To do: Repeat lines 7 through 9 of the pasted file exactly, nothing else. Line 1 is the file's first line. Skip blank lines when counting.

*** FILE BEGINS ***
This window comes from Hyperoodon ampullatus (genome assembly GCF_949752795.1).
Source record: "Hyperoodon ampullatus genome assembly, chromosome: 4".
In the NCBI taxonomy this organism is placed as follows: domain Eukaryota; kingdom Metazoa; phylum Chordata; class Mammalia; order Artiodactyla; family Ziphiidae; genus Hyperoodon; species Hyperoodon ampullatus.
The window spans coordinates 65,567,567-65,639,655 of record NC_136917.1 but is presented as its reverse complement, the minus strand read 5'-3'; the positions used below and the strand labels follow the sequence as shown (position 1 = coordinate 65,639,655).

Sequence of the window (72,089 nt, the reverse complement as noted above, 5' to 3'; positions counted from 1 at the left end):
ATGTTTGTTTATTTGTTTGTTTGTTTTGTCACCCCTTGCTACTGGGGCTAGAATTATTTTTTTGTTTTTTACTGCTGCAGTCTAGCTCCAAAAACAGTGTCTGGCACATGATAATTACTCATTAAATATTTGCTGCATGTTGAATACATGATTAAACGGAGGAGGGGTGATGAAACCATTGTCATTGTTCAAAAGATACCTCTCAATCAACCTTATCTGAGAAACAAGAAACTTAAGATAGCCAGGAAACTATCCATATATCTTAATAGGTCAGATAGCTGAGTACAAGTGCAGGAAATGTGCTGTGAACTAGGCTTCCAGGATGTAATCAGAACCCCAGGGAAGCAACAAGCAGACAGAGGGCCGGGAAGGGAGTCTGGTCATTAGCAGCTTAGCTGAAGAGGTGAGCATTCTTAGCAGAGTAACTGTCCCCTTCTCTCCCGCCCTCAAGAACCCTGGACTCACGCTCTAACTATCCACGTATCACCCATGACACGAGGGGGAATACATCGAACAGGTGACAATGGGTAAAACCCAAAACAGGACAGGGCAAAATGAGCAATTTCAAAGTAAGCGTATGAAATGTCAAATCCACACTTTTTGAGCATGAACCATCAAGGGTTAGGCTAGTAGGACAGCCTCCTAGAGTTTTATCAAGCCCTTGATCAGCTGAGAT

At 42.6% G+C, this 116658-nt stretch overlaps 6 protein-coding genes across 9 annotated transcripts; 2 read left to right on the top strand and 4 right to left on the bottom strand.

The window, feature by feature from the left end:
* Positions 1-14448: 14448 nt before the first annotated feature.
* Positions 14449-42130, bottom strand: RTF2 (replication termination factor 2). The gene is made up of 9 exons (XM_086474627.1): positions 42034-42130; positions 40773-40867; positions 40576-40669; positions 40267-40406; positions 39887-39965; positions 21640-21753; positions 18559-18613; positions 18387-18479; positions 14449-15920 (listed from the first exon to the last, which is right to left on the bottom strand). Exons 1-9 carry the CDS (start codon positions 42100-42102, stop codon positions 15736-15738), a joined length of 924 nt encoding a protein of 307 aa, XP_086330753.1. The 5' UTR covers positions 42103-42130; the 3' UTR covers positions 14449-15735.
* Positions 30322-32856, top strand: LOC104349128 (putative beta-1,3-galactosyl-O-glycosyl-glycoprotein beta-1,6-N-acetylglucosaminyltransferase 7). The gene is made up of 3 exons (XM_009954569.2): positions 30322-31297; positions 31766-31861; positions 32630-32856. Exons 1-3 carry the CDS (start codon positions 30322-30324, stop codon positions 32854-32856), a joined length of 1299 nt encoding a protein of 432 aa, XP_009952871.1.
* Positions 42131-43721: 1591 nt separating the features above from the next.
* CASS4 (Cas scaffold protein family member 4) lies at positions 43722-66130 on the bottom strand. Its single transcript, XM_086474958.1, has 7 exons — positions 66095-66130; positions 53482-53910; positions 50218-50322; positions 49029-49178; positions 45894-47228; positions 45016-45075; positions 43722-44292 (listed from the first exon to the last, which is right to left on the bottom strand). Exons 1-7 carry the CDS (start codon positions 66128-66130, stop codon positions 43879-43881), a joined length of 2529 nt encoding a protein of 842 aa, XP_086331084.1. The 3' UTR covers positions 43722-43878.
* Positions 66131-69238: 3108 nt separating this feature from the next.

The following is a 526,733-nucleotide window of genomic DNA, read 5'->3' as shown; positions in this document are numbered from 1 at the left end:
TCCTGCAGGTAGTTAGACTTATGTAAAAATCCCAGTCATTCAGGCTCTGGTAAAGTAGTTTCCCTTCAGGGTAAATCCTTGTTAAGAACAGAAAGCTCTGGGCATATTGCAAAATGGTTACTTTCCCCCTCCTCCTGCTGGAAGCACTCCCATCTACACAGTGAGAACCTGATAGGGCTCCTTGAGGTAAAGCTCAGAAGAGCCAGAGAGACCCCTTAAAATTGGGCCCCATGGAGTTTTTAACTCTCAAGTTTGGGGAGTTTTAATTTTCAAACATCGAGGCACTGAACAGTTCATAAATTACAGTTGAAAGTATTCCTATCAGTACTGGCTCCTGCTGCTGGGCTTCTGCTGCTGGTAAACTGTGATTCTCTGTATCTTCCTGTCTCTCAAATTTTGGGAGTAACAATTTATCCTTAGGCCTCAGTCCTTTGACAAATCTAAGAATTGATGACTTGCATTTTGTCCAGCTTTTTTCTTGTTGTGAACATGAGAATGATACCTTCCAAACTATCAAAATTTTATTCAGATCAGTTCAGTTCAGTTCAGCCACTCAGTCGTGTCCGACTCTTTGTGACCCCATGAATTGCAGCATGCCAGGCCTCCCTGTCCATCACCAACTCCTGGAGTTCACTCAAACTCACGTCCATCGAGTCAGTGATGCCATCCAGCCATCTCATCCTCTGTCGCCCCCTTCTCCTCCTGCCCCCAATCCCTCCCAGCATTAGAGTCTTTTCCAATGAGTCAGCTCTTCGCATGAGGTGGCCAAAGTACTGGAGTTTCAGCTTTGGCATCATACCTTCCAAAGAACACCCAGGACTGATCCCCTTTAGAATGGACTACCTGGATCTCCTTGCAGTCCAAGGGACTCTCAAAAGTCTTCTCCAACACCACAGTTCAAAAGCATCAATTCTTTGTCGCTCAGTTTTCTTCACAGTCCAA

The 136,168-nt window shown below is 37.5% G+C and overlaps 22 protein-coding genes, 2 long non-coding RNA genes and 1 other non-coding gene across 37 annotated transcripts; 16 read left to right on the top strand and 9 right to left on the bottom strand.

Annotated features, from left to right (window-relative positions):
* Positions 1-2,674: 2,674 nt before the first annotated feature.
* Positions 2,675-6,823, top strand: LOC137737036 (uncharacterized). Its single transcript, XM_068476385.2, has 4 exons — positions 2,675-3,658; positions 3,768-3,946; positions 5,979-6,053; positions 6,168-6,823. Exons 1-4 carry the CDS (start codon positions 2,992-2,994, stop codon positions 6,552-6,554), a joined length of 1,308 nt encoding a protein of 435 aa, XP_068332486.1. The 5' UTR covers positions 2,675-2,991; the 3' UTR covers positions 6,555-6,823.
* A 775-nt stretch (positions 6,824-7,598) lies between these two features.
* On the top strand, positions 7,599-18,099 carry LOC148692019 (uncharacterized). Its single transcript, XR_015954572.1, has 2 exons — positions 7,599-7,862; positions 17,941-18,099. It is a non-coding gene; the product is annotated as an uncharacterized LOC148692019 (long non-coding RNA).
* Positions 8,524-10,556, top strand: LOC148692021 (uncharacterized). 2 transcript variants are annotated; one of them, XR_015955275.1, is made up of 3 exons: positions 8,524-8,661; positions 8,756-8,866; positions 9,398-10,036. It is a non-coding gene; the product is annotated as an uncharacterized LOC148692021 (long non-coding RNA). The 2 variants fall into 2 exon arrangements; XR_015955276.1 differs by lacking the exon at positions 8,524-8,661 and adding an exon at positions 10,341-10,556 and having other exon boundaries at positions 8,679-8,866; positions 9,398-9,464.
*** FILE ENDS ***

At 42.6% G+C, this 116658-nt stretch overlaps 6 protein-coding genes across 9 annotated transcripts; 2 read left to right on the top strand and 4 right to left on the bottom strand.

The window, feature by feature from the left end:
* Positions 1-14448: 14448 nt before the first annotated feature.